The entity that has the authority to insert DS records into the parent zone on behalf of the child. (It could be the registry, registrar, a reseller, or some other authorized entity.)
Signaling domain
A domain name constructed by prepending the label _signal to a hostname taken from the child's NS RRSet. There are as many signaling domains as there are distinct NS targets.
Signaling name
The labels that are prefixed to a signaling domain in order to identify a signaling type and a child zone's name (see Section 3.2).
Signaling record
A DNS record located at a signaling name under a signaling domain. Signaling records are used by the child DNS operator to publish information about the child.
Signaling type
A signal type identifier, such as _dsboot for DNSSEC bootstrapping.
Signaling zone
The zone which is authoritative for a given signaling record.

1.2. Requirements Notation

The key words "MUST", "MUST NOT", "REQUIRED", "SHALL", "SHALL NOT", "SHOULD", "SHOULD NOT", "RECOMMENDED", "NOT RECOMMENDED", "MAY", and "OPTIONAL" in this document are to be interpreted as described in BCP 14 [RFC2119] [RFC8174] when, and only when, they appear in all capitals, as shown here.

2. Updates to RFCs

The DS enrollment methods described in Section 3 of [RFC8078] are less secure than the method described in Section 4 of this document. Child DNS operators and parental agents wishing to use CDS/CDNSKEY records for initial DS enrollment SHOULD therefore support the authentication protocol described here.

In order to facilitate publication of signaling records for the purpose of DNSSEC bootstrapping (see Section 4.1), the first bullet ("Location") of [RFC7344] Section 4.1 is removed.

3. Signaling

This section describes the general mechanism by which a child DNS operator can publish an authenticated signal about a child zone. Parental agents (or any other party) can then discover and process the signal. Authenticity is ensured through standard DNSSEC validation.

3.1. Chain of Trust

If a child DNS operator implements this specification, each signaling zone MUST be signed and be validatable by the parental agent (i.e., have a valid publicly resolvable DNSSEC chain of trust). This is typically achieved by securely delegating each signaling zone.

For example, when publishing a signal that relates to a child zone with NS records ns1.example.net and ns2.example.org, the child DNS operator needs to ensure that the parental agent has a valid DNSSEC chain of trust for the zone(s) that are authoritative for the signaling domains _signal.ns1.example.net and _signal.ns2.example.org.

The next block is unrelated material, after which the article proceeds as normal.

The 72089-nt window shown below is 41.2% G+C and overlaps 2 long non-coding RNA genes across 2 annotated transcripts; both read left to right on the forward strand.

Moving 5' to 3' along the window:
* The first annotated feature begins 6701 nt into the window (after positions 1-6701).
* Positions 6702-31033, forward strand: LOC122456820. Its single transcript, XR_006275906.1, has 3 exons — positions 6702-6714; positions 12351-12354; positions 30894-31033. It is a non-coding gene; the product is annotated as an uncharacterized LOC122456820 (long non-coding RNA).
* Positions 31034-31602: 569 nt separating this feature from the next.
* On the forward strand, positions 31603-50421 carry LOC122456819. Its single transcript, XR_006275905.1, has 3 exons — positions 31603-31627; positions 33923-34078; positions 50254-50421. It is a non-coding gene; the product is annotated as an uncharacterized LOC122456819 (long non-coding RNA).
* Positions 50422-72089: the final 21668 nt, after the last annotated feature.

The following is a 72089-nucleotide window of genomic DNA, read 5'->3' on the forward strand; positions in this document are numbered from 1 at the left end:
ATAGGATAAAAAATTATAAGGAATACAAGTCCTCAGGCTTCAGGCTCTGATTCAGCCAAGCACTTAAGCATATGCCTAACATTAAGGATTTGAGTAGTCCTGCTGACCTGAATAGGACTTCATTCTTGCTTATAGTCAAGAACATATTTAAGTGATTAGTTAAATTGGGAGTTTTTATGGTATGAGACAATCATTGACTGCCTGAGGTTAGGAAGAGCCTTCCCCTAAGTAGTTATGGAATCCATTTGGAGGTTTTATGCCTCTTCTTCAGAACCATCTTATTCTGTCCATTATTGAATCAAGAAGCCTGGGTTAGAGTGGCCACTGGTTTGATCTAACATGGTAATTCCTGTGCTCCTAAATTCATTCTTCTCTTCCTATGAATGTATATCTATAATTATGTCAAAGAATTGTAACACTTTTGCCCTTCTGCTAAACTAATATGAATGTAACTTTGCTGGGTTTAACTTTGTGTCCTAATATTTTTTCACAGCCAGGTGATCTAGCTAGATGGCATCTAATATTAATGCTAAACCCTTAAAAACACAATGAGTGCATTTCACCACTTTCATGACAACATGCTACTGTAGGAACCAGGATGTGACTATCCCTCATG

3.2. Signaling Names

To publish information about the child zone in an authenticated fashion, the child DNS operator MUST publish one or more signaling records at a signaling name under each signaling domain.

Signaling records MUST be accompanied by RRSIG records created with the corresponding signaling zone's key(s). The type and contents of these signaling records depend on the type of signal.

The signaling name identifies the child and the signaling type. It is identical to the child name (with the final root label removed), prefixed with a label containing the signaling type.

4. Bootstrapping a DNSSEC Delegation

When the child zone's CDS/CDNSKEY RRsets are used for setting up initial trust, they need to be authenticated. This is achieved by co-publishing the child's CDS/CDNSKEY RRsets as an authenticated signal as described in Section 3. The parent can discover and validate it, thus transferring trust from the child DNS operator nameservers' chain of trust to the child zone.

This protocol is not intended for updating an existing DS RRset. For this purpose, the parental agent can validate the child's CDS/CDNSKEY RRsets directly, using the chain of trust established by the existing DS RRset ([RFC7344] Section 4).

To confirm its willingness to act as the child's delegated signer and authenticate the child's CDS/CDNSKEY RRsets, the child DNS operator MUST co-publish them at the corresponding signaling name under each signaling domain, excluding those that would fall within the child domain (Section 3.2). For simplicity, the child DNS operator MAY also co-publish the child's CDS/CDNSKEY RRsets under signaling domains within the child domain, although those signaling domains are not used for validation (Section 4.2).

Unlike the CDS/CDNSKEY RRsets at the child's apex, a signaling record set MUST be signed with the corresponding signaling zone's key(s). Its contents MUST be identical to the corresponding RRset published at the child's apex.

Existing use of CDS/CDNSKEY records was specified at the child apex only ([RFC7344], Section 4.1). This protocol extends the use of these record types to non-apex owner names for the purpose of DNSSEC bootstrapping. To exclude the possibility of semantic collision, there MUST NOT be a zone cut at a signaling name.

4.1.1. Example

For the purposes of bootstrapping the child zone example.co.uk with NS records ns1.example.net, ns2.example.org, and ns3.example.co.uk, the required signaling domains are _signal.ns1.example.net and _signal.ns2.example.org.

In the zones containing these domains, the child DNS operator authenticates the CDS/CDNSKEY RRsets found at the child's apex by co-publishing them as CDS/CDNSKEY RRsets at the names:

_dsboot.example.co.uk._signal.ns1.example.net
_dsboot.example.co.uk._signal.ns2.example.org

These RRsets are signed with DNSSEC just like any other zone data.

Publication of signaling records under the in-domain name _signal.ns3.example.co.uk is not required.

4.2. Validating CDS/CDNSKEY Records for DNSSEC Bootstrapping

To validate a child's CDS/CDNSKEY RRset for DNSSEC bootstrapping, the parental agent, knowing both the child zone name and its NS hostnames, MUST execute the following steps: